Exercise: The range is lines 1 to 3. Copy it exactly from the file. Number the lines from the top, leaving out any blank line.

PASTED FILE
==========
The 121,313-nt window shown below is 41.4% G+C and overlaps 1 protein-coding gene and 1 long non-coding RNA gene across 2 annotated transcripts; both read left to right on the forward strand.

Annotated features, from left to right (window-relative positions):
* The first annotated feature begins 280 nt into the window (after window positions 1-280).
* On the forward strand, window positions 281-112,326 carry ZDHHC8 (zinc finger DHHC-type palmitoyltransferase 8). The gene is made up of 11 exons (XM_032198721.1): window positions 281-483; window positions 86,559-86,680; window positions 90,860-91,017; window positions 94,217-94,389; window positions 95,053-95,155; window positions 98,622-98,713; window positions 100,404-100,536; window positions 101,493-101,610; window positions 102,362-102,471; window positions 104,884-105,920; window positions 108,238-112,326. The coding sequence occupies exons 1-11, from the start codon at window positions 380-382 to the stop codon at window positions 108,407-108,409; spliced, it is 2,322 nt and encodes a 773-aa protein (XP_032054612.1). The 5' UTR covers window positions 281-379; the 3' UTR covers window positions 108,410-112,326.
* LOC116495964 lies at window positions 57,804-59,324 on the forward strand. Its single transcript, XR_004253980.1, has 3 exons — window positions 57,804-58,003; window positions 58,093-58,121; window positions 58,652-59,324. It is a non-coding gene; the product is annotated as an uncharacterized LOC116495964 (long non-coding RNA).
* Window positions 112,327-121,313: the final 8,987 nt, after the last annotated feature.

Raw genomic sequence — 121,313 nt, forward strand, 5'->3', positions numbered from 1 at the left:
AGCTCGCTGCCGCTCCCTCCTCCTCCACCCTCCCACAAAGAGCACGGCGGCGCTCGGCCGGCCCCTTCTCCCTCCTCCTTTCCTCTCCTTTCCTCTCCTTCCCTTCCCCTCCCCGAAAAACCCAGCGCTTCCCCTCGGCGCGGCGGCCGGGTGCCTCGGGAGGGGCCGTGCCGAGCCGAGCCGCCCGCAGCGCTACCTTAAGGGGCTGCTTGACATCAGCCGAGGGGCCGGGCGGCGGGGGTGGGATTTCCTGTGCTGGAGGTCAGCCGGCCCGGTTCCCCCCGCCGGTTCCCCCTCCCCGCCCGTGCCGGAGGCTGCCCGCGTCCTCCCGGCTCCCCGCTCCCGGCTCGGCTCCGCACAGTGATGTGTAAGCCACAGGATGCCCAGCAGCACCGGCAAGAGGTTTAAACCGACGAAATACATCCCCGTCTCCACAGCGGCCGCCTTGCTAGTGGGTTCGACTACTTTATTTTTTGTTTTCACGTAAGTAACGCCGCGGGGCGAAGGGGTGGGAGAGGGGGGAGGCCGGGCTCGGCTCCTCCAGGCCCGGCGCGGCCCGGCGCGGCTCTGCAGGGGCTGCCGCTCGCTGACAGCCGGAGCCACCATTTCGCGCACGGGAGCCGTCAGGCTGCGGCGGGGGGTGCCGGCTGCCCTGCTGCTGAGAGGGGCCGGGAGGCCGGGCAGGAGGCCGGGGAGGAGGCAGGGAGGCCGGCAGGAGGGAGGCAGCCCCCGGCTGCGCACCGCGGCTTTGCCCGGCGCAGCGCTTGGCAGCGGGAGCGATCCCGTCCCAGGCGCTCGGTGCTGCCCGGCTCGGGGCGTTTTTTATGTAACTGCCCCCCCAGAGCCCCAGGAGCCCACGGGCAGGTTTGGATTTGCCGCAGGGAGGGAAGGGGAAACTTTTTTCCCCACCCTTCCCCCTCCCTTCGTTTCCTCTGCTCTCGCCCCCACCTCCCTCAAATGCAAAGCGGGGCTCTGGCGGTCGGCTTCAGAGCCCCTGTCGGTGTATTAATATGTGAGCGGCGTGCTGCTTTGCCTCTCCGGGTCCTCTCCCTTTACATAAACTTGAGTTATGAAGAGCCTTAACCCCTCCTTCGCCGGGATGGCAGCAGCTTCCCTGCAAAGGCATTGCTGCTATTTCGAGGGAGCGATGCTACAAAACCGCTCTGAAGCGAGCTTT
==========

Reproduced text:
The 121,313-nt window shown below is 41.4% G+C and overlaps 1 protein-coding gene and 1 long non-coding RNA gene across 2 annotated transcripts; both read left to right on the forward strand.

Annotated features, from left to right (window-relative positions):
* The first annotated feature begins 280 nt into the window (after window positions 1-280).